Changes of plasma glucose in diabetic rats that received TQ treatment

Diabetic rats received sitagliptin (10 mg/kg) daily through oral gavage to inhibit DPP-4 or the same volume of vehicle for 2 weeks. Then, TQ at the indicated dose was administered by intraperitoneal injection (i.p.) in overnight-fasted diabetic rats with or without pretreatment with sitagliptin. Additionally, varying doses of exendin 9-39 (Ex9-39; Sigma-Aldrich) were pretreated 30 min before the injection of TQ in diabetic rats with or without pretreatment with sitagliptin. Under anesthesia, blood samples were collected at 1 h after TQ administration. Then, plasma glucose levels were determined as above.

Statistical analysis

Data shown are the mean ± SEM from the sample number (n) in each group. Statistical analysis regarding the one-way analysis of variance (ANOVA), followed by Tukey’s post hoc comparison, was performed with the software SPSS 21. A p-value of 0.05 or less was defined as significant.


Direct effect of TQ on imidazoline receptors in cells transfecting NISCH

The exogenous NISCH gene transfected into CHO-K1 cells following our previous method [17] was confirmed using Western blot and it is indicated in the upper section of Figure 1. The imidazoline receptor (I-R) expressed in NISCH-CHO-K1 cells is proven to be functional [17].

Figure 1

Direct effect of thymoquinone (TQ) on imidazoline receptors (I-Rs) in vitro. Western blotting analysis confirmed the success of I-R gene transfection in CHO-K1 cells. Dose-dependent elevations in cellular calcium concentrations induced by TQ in I-R-transfected CHO-K1 cells (NISCH-CHO-K1 Cells) were observed compared with cells transfected with empty vector (CHO-K1 Cells). Values (means ± SEM) were obtained from 8 independent experiments

Then, the possible effects of TQ on I-Rs were investigated. In NISCH-CHO-K1 cells incubated with TQ, the intracellular calcium concentration was markedly elevated in a dose-dependent manner (Figure 1). However, similar changes induced by TQ treatment were not obtained in the original CHO-K1 cells that were not transfected with an exogenous I-R gene (Figure 1). Therefore, a direct effect of TQ on I-Rs could be determined.

TQ enhances GLP-1 secretion via imidazoline receptors in intestinal cells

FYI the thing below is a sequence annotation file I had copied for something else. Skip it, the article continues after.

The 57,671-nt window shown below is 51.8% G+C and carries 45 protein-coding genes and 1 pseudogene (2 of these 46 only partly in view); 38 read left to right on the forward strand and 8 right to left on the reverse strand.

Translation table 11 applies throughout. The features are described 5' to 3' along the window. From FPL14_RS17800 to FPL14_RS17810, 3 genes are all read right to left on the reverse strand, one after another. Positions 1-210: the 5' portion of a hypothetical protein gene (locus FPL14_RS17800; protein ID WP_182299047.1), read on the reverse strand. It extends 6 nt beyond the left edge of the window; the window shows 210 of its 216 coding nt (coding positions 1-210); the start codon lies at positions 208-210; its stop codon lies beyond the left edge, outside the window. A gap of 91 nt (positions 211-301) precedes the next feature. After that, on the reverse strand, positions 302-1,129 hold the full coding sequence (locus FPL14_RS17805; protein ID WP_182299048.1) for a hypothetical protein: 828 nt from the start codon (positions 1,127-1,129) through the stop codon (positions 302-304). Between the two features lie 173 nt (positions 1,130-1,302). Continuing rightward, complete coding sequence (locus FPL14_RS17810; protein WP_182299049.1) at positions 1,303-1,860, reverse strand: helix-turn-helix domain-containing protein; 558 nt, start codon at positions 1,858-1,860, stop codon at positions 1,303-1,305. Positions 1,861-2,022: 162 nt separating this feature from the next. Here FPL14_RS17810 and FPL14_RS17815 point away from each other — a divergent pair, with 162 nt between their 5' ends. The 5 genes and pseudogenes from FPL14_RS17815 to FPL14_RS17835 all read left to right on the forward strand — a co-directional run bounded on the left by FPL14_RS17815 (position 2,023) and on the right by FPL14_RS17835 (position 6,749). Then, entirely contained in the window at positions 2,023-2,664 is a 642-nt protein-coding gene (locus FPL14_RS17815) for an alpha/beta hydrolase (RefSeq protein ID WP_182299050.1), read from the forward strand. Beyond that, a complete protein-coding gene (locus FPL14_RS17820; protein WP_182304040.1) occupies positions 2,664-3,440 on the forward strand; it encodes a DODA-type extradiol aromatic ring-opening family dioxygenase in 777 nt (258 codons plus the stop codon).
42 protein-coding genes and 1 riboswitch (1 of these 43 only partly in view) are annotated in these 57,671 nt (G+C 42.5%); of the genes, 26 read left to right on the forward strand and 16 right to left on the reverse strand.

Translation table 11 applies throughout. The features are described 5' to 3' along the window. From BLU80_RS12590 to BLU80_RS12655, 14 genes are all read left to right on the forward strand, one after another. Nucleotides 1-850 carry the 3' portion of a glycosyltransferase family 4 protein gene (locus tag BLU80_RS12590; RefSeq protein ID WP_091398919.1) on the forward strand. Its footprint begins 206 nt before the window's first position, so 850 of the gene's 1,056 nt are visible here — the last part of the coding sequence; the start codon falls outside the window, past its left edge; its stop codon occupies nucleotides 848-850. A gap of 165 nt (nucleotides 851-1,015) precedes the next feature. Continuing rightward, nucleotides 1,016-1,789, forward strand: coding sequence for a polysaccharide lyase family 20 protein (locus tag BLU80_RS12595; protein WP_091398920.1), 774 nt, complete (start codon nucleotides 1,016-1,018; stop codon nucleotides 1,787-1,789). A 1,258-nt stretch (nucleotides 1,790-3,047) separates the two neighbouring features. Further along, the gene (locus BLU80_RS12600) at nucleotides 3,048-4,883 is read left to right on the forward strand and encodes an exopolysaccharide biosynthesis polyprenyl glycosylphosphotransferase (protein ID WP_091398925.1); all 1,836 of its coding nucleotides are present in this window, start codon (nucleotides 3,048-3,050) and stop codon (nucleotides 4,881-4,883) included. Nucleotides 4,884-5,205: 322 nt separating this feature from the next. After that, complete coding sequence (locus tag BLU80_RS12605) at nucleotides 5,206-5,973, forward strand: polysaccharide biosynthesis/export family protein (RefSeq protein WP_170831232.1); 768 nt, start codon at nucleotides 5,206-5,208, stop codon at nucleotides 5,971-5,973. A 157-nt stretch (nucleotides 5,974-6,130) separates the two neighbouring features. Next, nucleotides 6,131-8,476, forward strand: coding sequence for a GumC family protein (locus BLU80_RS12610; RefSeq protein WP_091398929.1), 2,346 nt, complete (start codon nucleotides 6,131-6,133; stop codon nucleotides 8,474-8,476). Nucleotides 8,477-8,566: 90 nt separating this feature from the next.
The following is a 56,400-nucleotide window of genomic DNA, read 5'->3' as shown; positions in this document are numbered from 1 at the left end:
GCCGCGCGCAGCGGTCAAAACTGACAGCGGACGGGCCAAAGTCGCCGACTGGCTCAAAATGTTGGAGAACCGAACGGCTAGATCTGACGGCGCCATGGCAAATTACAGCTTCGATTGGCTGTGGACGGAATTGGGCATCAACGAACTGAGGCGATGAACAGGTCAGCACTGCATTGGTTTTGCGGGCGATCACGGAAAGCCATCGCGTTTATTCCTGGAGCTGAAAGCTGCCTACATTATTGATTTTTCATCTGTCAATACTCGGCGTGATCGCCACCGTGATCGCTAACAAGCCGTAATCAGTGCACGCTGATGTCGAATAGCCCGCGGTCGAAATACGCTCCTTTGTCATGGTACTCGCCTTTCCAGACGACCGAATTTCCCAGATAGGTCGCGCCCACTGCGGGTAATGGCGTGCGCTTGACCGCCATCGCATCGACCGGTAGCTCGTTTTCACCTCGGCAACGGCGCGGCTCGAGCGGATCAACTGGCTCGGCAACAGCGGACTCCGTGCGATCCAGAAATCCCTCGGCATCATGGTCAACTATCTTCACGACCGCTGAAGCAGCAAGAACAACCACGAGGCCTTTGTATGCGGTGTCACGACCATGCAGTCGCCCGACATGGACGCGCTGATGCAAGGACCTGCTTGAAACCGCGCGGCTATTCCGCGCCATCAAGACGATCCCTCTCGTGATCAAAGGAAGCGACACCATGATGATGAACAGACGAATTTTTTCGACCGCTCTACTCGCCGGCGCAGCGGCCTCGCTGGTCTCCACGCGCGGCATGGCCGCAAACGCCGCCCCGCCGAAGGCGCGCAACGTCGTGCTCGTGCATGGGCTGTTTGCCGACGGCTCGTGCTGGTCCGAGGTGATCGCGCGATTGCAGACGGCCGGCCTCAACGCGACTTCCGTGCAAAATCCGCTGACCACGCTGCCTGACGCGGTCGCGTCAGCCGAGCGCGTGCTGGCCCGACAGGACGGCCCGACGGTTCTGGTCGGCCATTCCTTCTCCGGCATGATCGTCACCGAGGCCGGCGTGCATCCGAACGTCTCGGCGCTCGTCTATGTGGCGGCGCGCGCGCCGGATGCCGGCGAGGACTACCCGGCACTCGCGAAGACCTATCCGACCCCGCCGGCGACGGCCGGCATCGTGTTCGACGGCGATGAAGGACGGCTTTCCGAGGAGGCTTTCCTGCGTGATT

Intestinal NCI-H716 cells have been widely used to evaluate GLP-1 secretion [20]. TQ enhanced GLP-1 secretion in NCI-H716 cells, as shown in Figure 2, and this effect of TQ was inhibited after silencing of the I-R gene, which dominated in NCI-H716 cells. Activation of I-Rs by TQ therefore enhanced GLP-1 secretion. Interestingly, this effect of TQ was also blocked by BU-224 pre-treatment in a dose-dependent manner (Figure 2).

Figure 2

Thymoquinone (TQ) treatment stimulated GLP-1 secretion in NCI-H716 cells. A – Western blots showing successful I-R silencing in NCI-H716 cells, as indicated in the upper panel. TQ treatment markedly induced GLP-1 secretion in NCI-H716 cells, as shown in scrambled RNA-treated controls. However, the effects of TQ were abolished by siRNA specific for I-Rs in NCI-H716 cells. B – TQ-induced GLP-1 secretion in NCI-H716 cells was blocked by BU-224 treatment. Each value (mean ± SEM) was obtained from 8 independent experiments

*P < 0.05 compared with the vehicle-treated group (1st column). #P < 0.05 compared with the scramble-treated, TQ-stimulated group.

Elevation of plasma GLP-1 levels by TQ in diabetic rats

In the type 1-like diabetic rats, TQ treatment induced an increase in the plasma GLP-1 levels in a dose-dependent manner (Figure 3). Moreover, BU-224 pre-treatment also dose-dependently reversed the TQ-induced changes in these diabetic rats (Figure 3). However, similar treatment with BU-224 only at the most effective dose (1 mg/kg) did not influence the GLP-1 level in these diabetic rats compared with the vehicle-treated group (7.83 ±0.34 pg/ml vs. 7.24 ±0.65 pg/ml, p > 0.05, n = 8).

Figure 3